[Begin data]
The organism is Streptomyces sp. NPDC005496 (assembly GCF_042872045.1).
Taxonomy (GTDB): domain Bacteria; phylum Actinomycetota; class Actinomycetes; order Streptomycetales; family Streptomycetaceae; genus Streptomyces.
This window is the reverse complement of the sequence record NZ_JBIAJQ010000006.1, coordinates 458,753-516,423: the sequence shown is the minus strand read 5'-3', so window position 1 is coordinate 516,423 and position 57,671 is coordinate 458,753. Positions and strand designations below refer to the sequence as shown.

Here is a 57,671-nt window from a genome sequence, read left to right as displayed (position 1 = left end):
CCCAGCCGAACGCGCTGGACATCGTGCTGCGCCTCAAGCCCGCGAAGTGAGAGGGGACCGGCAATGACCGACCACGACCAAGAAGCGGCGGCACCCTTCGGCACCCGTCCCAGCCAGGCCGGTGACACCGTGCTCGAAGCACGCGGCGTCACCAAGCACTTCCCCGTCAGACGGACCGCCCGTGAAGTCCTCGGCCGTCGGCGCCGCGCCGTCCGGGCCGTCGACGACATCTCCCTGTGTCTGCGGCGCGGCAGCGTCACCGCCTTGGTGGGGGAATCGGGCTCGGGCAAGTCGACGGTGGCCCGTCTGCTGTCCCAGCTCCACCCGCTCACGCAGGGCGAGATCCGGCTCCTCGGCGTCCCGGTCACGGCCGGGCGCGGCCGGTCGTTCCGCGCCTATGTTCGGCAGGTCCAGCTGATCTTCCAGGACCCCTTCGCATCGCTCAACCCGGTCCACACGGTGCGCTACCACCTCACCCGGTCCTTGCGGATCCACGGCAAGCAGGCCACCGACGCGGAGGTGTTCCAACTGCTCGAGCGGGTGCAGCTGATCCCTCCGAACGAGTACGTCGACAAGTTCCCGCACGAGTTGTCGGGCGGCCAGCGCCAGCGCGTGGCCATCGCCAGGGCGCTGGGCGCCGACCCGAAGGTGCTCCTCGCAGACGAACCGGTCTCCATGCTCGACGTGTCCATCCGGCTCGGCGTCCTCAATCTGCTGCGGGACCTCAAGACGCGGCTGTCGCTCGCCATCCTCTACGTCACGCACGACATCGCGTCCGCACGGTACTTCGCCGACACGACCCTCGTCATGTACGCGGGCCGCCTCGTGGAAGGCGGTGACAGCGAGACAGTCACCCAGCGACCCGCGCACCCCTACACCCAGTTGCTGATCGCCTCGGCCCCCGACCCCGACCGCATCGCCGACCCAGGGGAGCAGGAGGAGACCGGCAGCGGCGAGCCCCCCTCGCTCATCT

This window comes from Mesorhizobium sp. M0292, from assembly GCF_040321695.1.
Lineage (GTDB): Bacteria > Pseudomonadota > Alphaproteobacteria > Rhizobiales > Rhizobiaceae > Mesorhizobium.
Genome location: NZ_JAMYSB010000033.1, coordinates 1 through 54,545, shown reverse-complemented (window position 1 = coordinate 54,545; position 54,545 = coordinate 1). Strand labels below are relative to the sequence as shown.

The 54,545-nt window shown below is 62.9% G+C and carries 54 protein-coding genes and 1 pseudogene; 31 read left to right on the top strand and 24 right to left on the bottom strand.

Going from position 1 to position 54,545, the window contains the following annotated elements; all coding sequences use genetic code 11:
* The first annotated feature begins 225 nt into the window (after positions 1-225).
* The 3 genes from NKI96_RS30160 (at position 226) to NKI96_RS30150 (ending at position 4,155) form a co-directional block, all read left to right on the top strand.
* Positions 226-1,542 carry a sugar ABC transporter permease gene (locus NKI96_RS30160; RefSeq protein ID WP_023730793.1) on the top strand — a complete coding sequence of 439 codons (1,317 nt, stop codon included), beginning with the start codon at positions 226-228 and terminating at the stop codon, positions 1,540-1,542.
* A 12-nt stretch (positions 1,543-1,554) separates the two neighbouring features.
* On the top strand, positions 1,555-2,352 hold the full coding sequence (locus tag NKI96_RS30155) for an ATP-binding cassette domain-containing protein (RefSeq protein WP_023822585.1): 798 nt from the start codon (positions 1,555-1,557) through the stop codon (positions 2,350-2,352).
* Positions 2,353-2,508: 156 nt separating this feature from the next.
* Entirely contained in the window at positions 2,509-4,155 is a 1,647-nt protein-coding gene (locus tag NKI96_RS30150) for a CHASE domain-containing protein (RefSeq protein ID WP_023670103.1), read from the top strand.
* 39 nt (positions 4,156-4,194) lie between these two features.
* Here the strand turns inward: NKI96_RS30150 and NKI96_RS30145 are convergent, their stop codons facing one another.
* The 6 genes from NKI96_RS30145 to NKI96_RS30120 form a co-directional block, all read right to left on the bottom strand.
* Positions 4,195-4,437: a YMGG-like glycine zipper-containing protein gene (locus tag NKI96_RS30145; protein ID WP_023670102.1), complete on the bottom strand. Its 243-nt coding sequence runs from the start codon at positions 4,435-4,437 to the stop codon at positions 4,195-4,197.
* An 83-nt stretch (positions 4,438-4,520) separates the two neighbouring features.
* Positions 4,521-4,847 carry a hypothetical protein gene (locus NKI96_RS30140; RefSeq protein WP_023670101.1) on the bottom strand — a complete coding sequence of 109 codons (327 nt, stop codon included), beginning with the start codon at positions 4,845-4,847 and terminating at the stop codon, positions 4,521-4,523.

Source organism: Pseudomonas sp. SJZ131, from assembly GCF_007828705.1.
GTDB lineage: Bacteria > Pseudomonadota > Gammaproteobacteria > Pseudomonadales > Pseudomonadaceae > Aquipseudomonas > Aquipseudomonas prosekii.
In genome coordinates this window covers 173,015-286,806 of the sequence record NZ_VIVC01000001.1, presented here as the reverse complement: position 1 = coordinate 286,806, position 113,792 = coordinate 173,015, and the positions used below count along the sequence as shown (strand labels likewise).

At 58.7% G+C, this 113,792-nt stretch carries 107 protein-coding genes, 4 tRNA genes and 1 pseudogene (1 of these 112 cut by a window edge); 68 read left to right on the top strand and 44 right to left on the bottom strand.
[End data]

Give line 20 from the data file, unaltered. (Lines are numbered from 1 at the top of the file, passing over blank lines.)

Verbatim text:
* The 6 genes from NKI96_RS30145 to NKI96_RS30120 form a co-directional block, all read right to left on the bottom strand.